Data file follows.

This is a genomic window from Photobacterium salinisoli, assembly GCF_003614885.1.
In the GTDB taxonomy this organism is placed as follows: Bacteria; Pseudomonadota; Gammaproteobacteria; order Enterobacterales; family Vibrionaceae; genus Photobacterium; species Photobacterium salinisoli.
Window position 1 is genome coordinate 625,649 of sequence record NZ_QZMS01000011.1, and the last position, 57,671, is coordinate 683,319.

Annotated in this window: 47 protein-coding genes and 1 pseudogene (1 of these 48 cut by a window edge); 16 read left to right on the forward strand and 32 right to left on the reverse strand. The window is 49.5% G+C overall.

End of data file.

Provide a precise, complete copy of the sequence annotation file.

This is a genomic window from Photobacterium salinisoli, assembly GCF_003614885.1.
In the GTDB taxonomy this organism is placed as follows: Bacteria; Pseudomonadota; Gammaproteobacteria; order Enterobacterales; family Vibrionaceae; genus Photobacterium; species Photobacterium salinisoli.
Window position 1 is genome coordinate 625,649 of sequence record NZ_QZMS01000011.1, and the last position, 57,671, is coordinate 683,319.

Annotated in this window: 47 protein-coding genes and 1 pseudogene (1 of these 48 cut by a window edge); 16 read left to right on the forward strand and 32 right to left on the reverse strand. The window is 49.5% G+C overall.